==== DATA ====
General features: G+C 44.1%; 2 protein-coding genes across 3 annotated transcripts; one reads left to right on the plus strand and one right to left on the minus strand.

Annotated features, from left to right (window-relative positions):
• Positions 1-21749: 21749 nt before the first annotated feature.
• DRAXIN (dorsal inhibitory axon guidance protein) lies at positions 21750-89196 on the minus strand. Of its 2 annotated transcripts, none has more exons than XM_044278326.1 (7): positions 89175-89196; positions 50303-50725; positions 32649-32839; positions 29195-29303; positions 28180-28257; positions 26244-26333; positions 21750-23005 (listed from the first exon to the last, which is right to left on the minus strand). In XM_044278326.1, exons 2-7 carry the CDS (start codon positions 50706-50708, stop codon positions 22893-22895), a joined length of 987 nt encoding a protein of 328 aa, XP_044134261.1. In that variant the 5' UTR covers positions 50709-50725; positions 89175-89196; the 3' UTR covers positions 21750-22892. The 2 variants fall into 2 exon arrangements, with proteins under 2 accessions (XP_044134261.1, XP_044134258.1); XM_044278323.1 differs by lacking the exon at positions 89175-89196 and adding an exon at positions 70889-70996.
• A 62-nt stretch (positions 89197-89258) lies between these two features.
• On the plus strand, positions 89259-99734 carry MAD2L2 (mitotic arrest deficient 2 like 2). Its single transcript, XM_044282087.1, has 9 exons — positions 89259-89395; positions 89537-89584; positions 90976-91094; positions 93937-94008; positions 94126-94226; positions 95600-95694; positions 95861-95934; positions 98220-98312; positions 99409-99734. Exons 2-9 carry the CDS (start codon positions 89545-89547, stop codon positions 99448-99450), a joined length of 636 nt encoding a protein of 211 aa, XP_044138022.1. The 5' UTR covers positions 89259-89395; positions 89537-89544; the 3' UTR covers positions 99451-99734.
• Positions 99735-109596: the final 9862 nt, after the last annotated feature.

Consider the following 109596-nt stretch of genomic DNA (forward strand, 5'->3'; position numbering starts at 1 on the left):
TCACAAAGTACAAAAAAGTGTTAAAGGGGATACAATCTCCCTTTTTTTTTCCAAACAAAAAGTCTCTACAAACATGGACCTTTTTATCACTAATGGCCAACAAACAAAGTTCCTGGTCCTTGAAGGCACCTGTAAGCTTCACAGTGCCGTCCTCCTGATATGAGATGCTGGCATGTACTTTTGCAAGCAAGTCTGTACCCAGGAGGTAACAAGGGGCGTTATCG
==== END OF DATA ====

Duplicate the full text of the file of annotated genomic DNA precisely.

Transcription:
General features: G+C 44.1%; 2 protein-coding genes across 3 annotated transcripts; one reads left to right on the plus strand and one right to left on the minus strand.

Annotated features, from left to right (window-relative positions):
• Positions 1-21749: 21749 nt before the first annotated feature.
• DRAXIN (dorsal inhibitory axon guidance protein) lies at positions 21750-89196 on the minus strand. Of its 2 annotated transcripts, none has more exons than XM_044278326.1 (7): positions 89175-89196; positions 50303-50725; positions 32649-32839; positions 29195-29303; positions 28180-28257; positions 26244-26333; positions 21750-23005 (listed from the first exon to the last, which is right to left on the minus strand). In XM_044278326.1, exons 2-7 carry the CDS (start codon positions 50706-50708, stop codon positions 22893-22895), a joined length of 987 nt encoding a protein of 328 aa, XP_044134261.1. In that variant the 5' UTR covers positions 50709-50725; positions 89175-89196; the 3' UTR covers positions 21750-22892. The 2 variants fall into 2 exon arrangements, with proteins under 2 accessions (XP_044134261.1, XP_044134258.1); XM_044278323.1 differs by lacking the exon at positions 89175-89196 and adding an exon at positions 70889-70996.
• A 62-nt stretch (positions 89197-89258) lies between these two features.
• On the plus strand, positions 89259-99734 carry MAD2L2 (mitotic arrest deficient 2 like 2). Its single transcript, XM_044282087.1, has 9 exons — positions 89259-89395; positions 89537-89584; positions 90976-91094; positions 93937-94008; positions 94126-94226; positions 95600-95694; positions 95861-95934; positions 98220-98312; positions 99409-99734. Exons 2-9 carry the CDS (start codon positions 89545-89547, stop codon positions 99448-99450), a joined length of 636 nt encoding a protein of 211 aa, XP_044138022.1. The 5' UTR covers positions 89259-89395; positions 89537-89544; the 3' UTR covers positions 99451-99734.
• Positions 99735-109596: the final 9862 nt, after the last annotated feature.

Consider the following 109596-nt stretch of genomic DNA (forward strand, 5'->3'; position numbering starts at 1 on the left):
TCACAAAGTACAAAAAAGTGTTAAAGGGGATACAATCTCCCTTTTTTTTTCCAAACAAAAAGTCTCTACAAACATGGACCTTTTTATCACTAATGGCCAACAAACAAAGTTCCTGGTCCTTGAAGGCACCTGTAAGCTTCACAGTGCCGTCCTCCTGATATGAGATGCTGGCATGTACTTTTGCAAGCAAGTCTGTACCCAGGAGGTAACAAGGGGCGTTATCG